Taming the power of power
Two researchers at Pacific Northwest National Laboratory say they feel like they are attempting the impossible.
Joe Oliveira, Janet Jones-Oliveira and a team of engineering experts are taking the first steps toward developing a computer model of the way our country's electrical generating and transmission, distribution and end-user systems operate. This is a daunting challenge because the systems have changed radically in recent years.
"There are more variables in the power generation and transmission systems than ever before. And there are more variables in the economics of power generation and transmission than ever before," Oliveira said. "This is the first time that we know of that anyone has tried to couple these two highly variable systems in order to show how changes in either or both systems will impact each other. We're also going to create a model that changes and evolves on its own — just like the real economy — to understand the likely outcomes of introducing policies and technologies, and ultimately, the impact on consumers."
Until recently, companies or public utilities generated or purchased power, distributed that power through their own transmission systems and sold it to their customers at a price that recovered costs and allowed for a profit, or an operating reserve, depending on whether it was a private or public utility. There were usually price breaks based on the amount of power being used, but overall, the system was simple and worked well.
Today, however, driven mostly by rising prices, power distributors don't always own the generating stations. Whether public or private, they are buying their power from a variety of sources at different rates. Utilities are able to sell power for blocks of time ranging from a year down to periods as short as ten minutes. The more urgent the need for power, the higher the price on the short-term market.
Jones-Oliveira explained that solar and wind power are beginning to play more important roles in supplying the nation's energy needs, which disrupts the model for a centralized power generation and distribution. "We need to account for these resources in terms of the amount of electricity generated, its availability and, of course, its price," she said.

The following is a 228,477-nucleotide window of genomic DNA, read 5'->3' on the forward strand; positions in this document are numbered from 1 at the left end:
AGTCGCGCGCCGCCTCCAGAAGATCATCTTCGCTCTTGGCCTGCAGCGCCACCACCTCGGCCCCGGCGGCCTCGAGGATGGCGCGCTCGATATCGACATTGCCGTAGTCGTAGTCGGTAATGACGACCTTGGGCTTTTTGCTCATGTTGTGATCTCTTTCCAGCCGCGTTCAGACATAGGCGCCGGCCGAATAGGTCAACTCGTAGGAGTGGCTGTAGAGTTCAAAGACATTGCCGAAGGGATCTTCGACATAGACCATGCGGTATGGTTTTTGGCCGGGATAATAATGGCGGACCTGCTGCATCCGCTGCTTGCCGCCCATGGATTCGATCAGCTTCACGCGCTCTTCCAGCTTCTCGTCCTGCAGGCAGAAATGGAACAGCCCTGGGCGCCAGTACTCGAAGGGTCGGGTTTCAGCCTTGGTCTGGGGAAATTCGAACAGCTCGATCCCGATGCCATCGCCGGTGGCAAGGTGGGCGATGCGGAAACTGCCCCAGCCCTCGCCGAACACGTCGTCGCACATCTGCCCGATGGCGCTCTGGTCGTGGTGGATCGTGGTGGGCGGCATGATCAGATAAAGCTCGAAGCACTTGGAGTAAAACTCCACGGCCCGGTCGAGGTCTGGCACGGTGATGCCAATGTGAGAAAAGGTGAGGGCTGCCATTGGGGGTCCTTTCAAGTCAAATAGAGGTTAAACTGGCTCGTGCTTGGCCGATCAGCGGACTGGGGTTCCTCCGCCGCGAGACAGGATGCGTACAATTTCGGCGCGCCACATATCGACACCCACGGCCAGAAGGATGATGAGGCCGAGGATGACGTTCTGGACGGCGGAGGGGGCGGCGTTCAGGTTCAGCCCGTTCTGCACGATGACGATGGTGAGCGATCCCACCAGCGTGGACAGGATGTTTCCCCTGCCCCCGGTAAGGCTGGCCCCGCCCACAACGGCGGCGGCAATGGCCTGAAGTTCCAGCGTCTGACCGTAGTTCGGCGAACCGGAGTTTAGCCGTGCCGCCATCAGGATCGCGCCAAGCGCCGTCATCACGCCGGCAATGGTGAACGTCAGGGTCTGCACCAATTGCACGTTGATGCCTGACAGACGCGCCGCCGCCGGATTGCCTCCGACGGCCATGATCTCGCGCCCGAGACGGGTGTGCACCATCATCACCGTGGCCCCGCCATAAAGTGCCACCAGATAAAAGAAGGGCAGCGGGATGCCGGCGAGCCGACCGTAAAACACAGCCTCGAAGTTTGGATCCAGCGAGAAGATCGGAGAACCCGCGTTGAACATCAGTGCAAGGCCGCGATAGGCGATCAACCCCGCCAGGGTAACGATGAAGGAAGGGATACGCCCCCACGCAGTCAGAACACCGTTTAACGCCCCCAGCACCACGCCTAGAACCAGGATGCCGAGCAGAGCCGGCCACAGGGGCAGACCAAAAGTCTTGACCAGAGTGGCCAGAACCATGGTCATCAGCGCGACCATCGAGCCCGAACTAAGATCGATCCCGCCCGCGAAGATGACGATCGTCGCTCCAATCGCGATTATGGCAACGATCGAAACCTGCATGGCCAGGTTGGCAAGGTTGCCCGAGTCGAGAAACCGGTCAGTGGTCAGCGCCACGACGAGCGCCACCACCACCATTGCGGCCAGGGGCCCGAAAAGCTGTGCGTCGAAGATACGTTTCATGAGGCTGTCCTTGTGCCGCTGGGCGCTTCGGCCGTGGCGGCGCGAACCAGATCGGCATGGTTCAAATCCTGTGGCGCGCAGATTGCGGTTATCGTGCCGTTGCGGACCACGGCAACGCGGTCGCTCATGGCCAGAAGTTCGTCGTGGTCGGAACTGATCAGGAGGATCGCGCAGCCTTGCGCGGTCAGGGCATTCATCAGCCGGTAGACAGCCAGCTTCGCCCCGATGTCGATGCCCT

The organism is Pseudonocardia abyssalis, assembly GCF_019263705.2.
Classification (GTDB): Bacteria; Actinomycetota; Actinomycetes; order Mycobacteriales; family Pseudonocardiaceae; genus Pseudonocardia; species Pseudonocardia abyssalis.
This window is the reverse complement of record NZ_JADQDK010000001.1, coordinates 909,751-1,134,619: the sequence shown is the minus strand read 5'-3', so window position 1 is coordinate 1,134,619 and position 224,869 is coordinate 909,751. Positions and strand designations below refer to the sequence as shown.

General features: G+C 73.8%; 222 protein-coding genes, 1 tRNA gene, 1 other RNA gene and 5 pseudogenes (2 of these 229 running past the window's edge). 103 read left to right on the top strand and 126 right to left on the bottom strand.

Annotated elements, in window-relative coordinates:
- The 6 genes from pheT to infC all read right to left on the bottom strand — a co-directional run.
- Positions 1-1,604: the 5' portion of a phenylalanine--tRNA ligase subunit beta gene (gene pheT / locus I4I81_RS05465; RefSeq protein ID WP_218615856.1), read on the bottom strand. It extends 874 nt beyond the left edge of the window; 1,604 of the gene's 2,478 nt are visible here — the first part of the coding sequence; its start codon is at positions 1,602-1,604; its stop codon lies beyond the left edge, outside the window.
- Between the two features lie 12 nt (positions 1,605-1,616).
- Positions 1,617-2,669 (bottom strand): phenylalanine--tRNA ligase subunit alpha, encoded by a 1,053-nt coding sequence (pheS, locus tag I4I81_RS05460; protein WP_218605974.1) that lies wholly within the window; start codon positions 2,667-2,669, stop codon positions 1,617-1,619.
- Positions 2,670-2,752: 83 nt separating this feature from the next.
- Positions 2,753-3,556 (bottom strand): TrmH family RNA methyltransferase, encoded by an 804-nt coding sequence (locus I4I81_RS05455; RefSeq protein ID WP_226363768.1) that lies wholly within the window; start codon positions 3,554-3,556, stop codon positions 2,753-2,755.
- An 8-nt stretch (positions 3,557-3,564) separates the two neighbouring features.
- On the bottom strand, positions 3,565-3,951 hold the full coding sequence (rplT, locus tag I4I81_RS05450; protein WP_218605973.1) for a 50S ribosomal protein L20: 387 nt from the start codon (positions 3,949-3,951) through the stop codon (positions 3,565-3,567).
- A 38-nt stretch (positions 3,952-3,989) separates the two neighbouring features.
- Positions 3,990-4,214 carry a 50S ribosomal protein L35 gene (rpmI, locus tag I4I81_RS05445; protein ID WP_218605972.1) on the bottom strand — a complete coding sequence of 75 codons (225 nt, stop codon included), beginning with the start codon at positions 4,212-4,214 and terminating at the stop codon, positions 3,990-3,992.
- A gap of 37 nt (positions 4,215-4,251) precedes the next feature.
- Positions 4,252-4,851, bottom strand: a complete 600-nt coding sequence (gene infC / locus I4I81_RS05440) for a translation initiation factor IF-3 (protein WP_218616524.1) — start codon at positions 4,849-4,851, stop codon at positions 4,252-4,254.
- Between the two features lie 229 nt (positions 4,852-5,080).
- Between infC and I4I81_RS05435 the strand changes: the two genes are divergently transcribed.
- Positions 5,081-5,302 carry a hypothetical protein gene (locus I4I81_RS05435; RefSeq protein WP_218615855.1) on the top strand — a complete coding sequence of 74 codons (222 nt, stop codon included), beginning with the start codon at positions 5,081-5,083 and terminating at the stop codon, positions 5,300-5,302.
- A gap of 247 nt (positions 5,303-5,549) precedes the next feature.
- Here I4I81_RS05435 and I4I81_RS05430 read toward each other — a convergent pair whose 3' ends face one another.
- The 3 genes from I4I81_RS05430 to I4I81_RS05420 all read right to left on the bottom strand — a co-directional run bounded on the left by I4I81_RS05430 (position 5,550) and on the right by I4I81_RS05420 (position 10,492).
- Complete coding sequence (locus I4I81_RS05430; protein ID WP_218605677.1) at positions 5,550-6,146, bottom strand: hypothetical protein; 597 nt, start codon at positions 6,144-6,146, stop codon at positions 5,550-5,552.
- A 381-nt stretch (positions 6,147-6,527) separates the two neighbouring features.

Another factor that must be considered in developing a computer model is the growth or contraction of economies in individual areas within a larger distribution region. One area may be adding homes and small businesses while a factory may close in another. There also is another growing concern that is new to the equation the long-term and short-term impacts of climate change.
"It's like a very complex game where the rules are always changing," Oliveira said. "We need tools to help us assess the impact of these changes, to make the best use of them and certainly before they create crises. We must be able to accurately reflect the cause-and-effect relationships between all of these factors simultaneously."
The computer model will be most useful to companies that buy and sell electricity, to those needing to evaluate the potential for new technologies and to policy makers who want to encourage fairness in a free market. It also may help anyone from large farming operations to individual families that have their own generation sources or are interested in trading between electricity and other sources of energy when prices are more favorable. "Right now, power companies hold all the cards because they hold all the power. The program we are trying to develop will be a tool that the entire nation can use to ask questions, get answers and make decisions," Jones-Oliveira said.
This is not the first time the husband and wife team has worked on a project together, but they say it is certainly their most difficult. Fortunately, the duo has experience in developing complex computer models that respond to multiple variables and uncertainties, where one can drive another. "It will take us a year to create the first model. We see a clear path forward but we don't know what obstacles we may encounter. It's a very sobering challenge," Oliveira said.
Special thanks to Mike Berriochoa, contributing writer.